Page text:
"The mind is a compact, multiply connected thought mass with internal connections of the most intimate kind. It grows continuously as new thought masses enter it, and this is the means by which it continues to develop."

Bernhard Riemann On Psychology and Metaphysics ca. 1860

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Wednesday, April 01, 2015

Economics is Not the Same as Monetary Profit

A recent report that I happened across today exemplifies the total lack of understanding of economics prevalent among today's academics. The report argues that "The constant use of economic arguments in defense of research funding perpetuates a rarely articulated but implicit misconception that the natural sciences should be subservient to economics in the pecking order of intellectual authority."

This is flat out wrong. The reason is that the popular concept of economics is that it is defined (consciously or not) as any activity that produces a monetary profit. So, for instance, if we make swindling legal (which is all that most economists' palaver about innovative deregulation is) then it's now economics! 

Go to the popular market monitoring Internet sites like MSNBC and you will experience with very little digging all sorts of supposedly objective articles pushing the "economics" of pornography, prostitution and illegal drugs, for instance. Money, as anyone not brain dead knows, is merely a convenient fiction that can be issued at will. It is only the force of an arranged political agreement that gives it backing. So when Abraham Lincoln issued "greenbacks" that were the basis for internal improvements including the construction of the continental railway the force of the Union being victorious in the civil war provided their credit worthiness. Of course, we know what happened to the worth of the Confederate notes of Jefferson Davis.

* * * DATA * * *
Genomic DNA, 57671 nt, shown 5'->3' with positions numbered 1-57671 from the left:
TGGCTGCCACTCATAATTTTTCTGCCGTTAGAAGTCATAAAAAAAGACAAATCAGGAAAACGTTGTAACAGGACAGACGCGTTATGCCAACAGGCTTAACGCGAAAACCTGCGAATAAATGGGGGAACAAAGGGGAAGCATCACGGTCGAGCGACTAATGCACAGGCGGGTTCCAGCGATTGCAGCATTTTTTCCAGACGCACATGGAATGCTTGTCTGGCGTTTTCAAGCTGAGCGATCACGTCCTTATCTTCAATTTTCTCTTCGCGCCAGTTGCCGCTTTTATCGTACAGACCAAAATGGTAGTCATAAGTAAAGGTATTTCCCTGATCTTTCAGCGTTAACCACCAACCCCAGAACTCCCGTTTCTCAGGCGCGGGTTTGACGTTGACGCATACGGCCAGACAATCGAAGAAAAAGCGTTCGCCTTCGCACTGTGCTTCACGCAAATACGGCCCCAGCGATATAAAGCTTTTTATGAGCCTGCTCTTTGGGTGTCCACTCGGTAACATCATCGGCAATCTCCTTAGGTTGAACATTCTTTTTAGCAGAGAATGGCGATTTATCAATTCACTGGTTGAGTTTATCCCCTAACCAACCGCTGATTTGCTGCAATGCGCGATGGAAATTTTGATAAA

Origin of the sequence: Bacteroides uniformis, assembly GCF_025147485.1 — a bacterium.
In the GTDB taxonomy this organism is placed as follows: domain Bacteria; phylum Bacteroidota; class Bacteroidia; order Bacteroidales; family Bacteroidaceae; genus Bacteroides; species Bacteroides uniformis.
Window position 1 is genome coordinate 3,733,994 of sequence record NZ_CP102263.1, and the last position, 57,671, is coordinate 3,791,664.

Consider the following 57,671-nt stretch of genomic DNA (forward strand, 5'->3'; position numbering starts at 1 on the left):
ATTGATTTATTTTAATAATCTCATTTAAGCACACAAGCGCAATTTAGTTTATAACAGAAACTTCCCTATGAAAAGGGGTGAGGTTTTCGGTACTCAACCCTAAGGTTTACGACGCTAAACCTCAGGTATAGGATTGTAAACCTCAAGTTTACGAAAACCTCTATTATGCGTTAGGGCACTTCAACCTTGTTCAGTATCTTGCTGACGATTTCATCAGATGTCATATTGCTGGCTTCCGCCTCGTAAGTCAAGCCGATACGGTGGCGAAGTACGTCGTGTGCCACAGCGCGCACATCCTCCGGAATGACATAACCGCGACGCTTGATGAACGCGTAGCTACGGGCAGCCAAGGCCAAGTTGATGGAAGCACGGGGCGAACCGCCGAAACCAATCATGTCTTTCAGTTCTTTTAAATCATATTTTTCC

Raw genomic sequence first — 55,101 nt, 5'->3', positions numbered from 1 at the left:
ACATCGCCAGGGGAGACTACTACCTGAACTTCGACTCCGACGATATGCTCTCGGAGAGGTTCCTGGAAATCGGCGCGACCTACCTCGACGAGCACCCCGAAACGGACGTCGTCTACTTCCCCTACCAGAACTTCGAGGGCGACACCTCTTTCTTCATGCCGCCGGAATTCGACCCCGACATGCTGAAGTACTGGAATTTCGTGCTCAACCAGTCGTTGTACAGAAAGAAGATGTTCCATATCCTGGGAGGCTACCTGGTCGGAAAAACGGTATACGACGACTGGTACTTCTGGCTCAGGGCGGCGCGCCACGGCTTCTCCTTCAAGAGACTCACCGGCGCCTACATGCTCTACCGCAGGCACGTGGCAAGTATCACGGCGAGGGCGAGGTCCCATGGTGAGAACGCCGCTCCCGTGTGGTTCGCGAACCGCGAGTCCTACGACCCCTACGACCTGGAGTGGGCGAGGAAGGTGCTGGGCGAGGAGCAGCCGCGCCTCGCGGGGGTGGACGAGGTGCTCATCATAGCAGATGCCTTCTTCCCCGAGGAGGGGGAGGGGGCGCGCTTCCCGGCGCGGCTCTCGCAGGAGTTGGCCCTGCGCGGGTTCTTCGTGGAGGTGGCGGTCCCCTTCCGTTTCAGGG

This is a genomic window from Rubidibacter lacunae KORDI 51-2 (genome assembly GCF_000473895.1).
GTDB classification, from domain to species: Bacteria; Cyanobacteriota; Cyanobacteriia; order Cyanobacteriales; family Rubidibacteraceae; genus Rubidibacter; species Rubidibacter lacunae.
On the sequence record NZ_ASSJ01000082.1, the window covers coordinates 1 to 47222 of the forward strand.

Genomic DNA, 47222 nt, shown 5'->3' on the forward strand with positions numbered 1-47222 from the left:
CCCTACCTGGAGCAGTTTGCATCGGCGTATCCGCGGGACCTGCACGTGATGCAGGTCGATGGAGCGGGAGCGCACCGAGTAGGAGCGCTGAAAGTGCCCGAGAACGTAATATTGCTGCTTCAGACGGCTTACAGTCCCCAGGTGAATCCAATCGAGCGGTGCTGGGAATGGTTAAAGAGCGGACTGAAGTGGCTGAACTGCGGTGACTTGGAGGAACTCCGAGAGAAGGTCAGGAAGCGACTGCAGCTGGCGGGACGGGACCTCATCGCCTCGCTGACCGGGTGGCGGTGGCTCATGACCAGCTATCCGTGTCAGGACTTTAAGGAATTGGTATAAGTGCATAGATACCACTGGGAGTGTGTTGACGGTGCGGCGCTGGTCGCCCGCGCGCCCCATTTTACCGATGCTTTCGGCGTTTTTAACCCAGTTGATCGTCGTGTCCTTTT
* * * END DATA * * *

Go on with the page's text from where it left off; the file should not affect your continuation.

"The fault, dear academics, is not in our stars, but in ourselves, that we are underlings." True science is the only pathway for the future survival for humanity. It is the responsibility to enable that sort of science to profit and to deter that which has the opposite effect. For example, should it be profitable to develop a means to defend ourselves from meteor impacts, from drought, or from earthquakes? Or should our priority be to fund meretricious research into ways to win at Texas Hold'em?

The definition of economics is purely political. This is why we have the risible threat from Wall Street that any candidate that takes away their feeding trough by returning to the Glass-Steagall regulation of the separation of "investment banking" from deposit banking will be punished by being cut off from funding.

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